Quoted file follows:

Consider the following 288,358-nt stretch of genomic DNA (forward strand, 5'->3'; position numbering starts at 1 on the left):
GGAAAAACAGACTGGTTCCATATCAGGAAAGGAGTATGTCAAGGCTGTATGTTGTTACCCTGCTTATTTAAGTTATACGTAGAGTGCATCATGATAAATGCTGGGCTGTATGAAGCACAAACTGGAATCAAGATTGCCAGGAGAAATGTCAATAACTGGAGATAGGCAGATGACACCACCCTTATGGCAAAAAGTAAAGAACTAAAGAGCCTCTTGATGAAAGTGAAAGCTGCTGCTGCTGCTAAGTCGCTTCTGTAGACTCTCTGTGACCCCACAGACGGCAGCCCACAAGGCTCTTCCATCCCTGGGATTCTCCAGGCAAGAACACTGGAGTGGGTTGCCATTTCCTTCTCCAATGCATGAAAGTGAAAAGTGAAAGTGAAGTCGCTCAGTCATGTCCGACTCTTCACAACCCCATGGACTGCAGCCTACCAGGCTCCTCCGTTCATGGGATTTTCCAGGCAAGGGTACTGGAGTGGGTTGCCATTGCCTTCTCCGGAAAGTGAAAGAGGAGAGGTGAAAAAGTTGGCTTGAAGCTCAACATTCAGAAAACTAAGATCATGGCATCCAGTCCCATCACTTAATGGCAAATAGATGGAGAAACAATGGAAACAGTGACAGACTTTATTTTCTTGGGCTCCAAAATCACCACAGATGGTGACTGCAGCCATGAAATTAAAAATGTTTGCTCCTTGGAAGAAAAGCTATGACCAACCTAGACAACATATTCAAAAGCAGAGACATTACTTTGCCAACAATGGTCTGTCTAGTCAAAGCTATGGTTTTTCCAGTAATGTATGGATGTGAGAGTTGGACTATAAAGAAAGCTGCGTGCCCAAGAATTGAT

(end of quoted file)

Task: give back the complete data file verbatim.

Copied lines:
Consider the following 288,358-nt stretch of genomic DNA (forward strand, 5'->3'; position numbering starts at 1 on the left):
GGAAAAACAGACTGGTTCCATATCAGGAAAGGAGTATGTCAAGGCTGTATGTTGTTACCCTGCTTATTTAAGTTATACGTAGAGTGCATCATGATAAATGCTGGGCTGTATGAAGCACAAACTGGAATCAAGATTGCCAGGAGAAATGTCAATAACTGGAGATAGGCAGATGACACCACCCTTATGGCAAAAAGTAAAGAACTAAAGAGCCTCTTGATGAAAGTGAAAGCTGCTGCTGCTGCTAAGTCGCTTCTGTAGACTCTCTGTGACCCCACAGACGGCAGCCCACAAGGCTCTTCCATCCCTGGGATTCTCCAGGCAAGAACACTGGAGTGGGTTGCCATTTCCTTCTCCAATGCATGAAAGTGAAAAGTGAAAGTGAAGTCGCTCAGTCATGTCCGACTCTTCACAACCCCATGGACTGCAGCCTACCAGGCTCCTCCGTTCATGGGATTTTCCAGGCAAGGGTACTGGAGTGGGTTGCCATTGCCTTCTCCGGAAAGTGAAAGAGGAGAGGTGAAAAAGTTGGCTTGAAGCTCAACATTCAGAAAACTAAGATCATGGCATCCAGTCCCATCACTTAATGGCAAATAGATGGAGAAACAATGGAAACAGTGACAGACTTTATTTTCTTGGGCTCCAAAATCACCACAGATGGTGACTGCAGCCATGAAATTAAAAATGTTTGCTCCTTGGAAGAAAAGCTATGACCAACCTAGACAACATATTCAAAAGCAGAGACATTACTTTGCCAACAATGGTCTGTCTAGTCAAAGCTATGGTTTTTCCAGTAATGTATGGATGTGAGAGTTGGACTATAAAGAAAGCTGCGTGCCCAAGAATTGAT